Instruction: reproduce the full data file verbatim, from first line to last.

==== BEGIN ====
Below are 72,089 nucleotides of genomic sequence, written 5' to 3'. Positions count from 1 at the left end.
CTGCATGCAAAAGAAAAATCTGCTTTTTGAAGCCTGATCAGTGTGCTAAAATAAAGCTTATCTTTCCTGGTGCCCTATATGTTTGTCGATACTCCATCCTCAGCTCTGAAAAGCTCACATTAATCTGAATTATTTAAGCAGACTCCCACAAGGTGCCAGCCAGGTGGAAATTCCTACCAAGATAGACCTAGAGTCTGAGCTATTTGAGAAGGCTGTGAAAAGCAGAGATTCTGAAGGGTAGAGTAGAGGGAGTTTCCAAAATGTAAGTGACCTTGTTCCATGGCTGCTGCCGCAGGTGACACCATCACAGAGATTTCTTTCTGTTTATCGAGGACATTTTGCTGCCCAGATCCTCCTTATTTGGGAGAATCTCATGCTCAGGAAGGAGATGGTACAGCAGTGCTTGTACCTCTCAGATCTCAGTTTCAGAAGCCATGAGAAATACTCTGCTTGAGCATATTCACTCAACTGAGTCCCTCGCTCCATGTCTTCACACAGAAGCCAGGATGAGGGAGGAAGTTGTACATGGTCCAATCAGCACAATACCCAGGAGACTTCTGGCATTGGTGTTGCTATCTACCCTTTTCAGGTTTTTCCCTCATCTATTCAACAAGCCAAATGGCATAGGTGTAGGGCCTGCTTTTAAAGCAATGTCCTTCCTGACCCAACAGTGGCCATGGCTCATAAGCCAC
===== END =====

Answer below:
Below are 72,089 nucleotides of genomic sequence, written 5' to 3'. Positions count from 1 at the left end.
CTGCATGCAAAAGAAAAATCTGCTTTTTGAAGCCTGATCAGTGTGCTAAAATAAAGCTTATCTTTCCTGGTGCCCTATATGTTTGTCGATACTCCATCCTCAGCTCTGAAAAGCTCACATTAATCTGAATTATTTAAGCAGACTCCCACAAGGTGCCAGCCAGGTGGAAATTCCTACCAAGATAGACCTAGAGTCTGAGCTATTTGAGAAGGCTGTGAAAAGCAGAGATTCTGAAGGGTAGAGTAGAGGGAGTTTCCAAAATGTAAGTGACCTTGTTCCATGGCTGCTGCCGCAGGTGACACCATCACAGAGATTTCTTTCTGTTTATCGAGGACATTTTGCTGCCCAGATCCTCCTTATTTGGGAGAATCTCATGCTCAGGAAGGAGATGGTACAGCAGTGCTTGTACCTCTCAGATCTCAGTTTCAGAAGCCATGAGAAATACTCTGCTTGAGCATATTCACTCAACTGAGTCCCTCGCTCCATGTCTTCACACAGAAGCCAGGATGAGGGAGGAAGTTGTACATGGTCCAATCAGCACAATACCCAGGAGACTTCTGGCATTGGTGTTGCTATCTACCCTTTTCAGGTTTTTCCCTCATCTATTCAACAAGCCAAATGGCATAGGTGTAGGGCCTGCTTTTAAAGCAATGTCCTTCCTGACCCAACAGTGGCCATGGCTCATAAGCCAC